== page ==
"If you have no value for something because there are no market values to be reflected, then you have to ask whether or not that is truly reflective of what the asset is worth," Atkins told Reuters in an interview. "I think we need to come out with guidance to help people deal with that situation," he said.The meaning of "that situation" that Atkins refers to depends on who you ask. Housing Wire's various sources in the secondary and primary mortgage markets have suggested alternatively that banks either aren't marking their assets down enough, while still others suggest that current values on the books are too aggressive and don't reflect the true value of an asset. This list of Level 3 assets in the current market is a long one, and includes private jumbo and Alt-A bonds, subprime paper as well as other structured products, such as ABS CDOs and CLOs -- as the credit crunch rolls on, other assets may yet be thrown into the Level 3 fire, HW's sources said. Confusion over valuation notwithstanding, Atkins' remarks seemed likely to surprise key market participants, many of whom earlier had said they did not expect the SEC to signal that it was willing to offer guidance on the subject. The SEC does not yet have a timetable set for when it expects to issue guidance on fair value methods, Reuters reported.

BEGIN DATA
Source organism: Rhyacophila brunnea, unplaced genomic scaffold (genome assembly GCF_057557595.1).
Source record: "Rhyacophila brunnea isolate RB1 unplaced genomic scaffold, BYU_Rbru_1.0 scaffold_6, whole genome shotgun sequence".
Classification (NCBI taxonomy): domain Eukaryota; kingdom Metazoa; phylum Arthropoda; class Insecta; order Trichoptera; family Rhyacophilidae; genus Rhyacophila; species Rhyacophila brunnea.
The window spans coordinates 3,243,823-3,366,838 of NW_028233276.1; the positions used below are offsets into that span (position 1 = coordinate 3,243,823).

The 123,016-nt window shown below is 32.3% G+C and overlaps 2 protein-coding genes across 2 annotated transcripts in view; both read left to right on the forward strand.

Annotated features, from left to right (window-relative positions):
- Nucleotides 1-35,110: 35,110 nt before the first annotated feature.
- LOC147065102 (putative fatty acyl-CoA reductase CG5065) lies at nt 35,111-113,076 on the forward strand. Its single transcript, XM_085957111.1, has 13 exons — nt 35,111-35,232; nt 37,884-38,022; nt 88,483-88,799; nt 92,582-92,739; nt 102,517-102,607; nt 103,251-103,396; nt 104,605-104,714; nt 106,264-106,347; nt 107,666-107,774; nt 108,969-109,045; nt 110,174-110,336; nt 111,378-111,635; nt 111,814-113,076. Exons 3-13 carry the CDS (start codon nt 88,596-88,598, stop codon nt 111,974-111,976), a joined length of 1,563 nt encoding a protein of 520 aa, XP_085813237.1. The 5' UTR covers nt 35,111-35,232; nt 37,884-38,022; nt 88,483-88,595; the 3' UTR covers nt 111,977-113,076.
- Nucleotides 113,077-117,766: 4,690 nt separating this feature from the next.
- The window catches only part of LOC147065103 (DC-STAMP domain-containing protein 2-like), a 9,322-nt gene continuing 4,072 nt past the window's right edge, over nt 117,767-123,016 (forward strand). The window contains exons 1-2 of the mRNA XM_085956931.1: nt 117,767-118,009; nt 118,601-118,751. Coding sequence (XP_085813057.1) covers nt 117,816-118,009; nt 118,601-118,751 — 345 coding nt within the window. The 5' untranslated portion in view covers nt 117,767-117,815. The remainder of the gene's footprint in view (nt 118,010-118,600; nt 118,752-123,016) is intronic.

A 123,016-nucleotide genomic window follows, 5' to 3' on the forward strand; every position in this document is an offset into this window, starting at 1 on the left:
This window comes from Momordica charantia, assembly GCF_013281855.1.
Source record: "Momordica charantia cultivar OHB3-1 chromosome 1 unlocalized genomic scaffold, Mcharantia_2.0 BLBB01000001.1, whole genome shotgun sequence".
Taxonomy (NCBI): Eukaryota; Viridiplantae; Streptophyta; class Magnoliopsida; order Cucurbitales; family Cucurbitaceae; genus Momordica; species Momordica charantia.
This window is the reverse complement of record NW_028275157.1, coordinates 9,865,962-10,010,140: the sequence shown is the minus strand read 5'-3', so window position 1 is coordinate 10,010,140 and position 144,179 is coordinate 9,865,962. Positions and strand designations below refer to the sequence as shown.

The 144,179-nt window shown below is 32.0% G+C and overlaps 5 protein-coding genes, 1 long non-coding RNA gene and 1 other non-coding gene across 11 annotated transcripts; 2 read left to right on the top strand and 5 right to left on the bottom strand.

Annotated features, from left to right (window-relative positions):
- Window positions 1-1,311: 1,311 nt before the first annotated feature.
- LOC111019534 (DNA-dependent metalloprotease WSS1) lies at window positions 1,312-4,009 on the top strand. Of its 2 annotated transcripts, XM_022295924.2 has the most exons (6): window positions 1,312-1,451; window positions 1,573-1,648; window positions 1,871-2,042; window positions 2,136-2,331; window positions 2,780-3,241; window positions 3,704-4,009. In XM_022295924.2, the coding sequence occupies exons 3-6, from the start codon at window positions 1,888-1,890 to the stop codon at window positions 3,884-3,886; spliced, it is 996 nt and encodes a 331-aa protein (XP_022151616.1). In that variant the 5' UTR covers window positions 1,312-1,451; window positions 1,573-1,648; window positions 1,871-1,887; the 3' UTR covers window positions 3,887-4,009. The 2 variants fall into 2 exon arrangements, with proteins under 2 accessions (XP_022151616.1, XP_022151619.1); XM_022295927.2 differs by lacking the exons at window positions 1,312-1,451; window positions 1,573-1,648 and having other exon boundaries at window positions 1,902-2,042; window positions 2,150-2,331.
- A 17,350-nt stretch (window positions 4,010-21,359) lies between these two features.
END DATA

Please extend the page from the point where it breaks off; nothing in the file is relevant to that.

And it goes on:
SEC Offical: Guidance on Fair Value Accounting Might Be Needed
As MBS and related losses continue to pile up at commercial and investment banks, a senior official with the Securities and Exchange Commission told Reuters on Thursday that the government agency may need to issue guidance on so-called "fair value accounting" methods. In a nutshell, the problem lies with so-called Level 3 assets -- the hardest to value, mostly illiquid securities that have been at the heart of much of the financial market's credit crunching -- which a growing number of industry participants have said are nearly impossible to price properly given current market conditions. Via Reuters, remarks made by SEC commissioner Paul Atkins: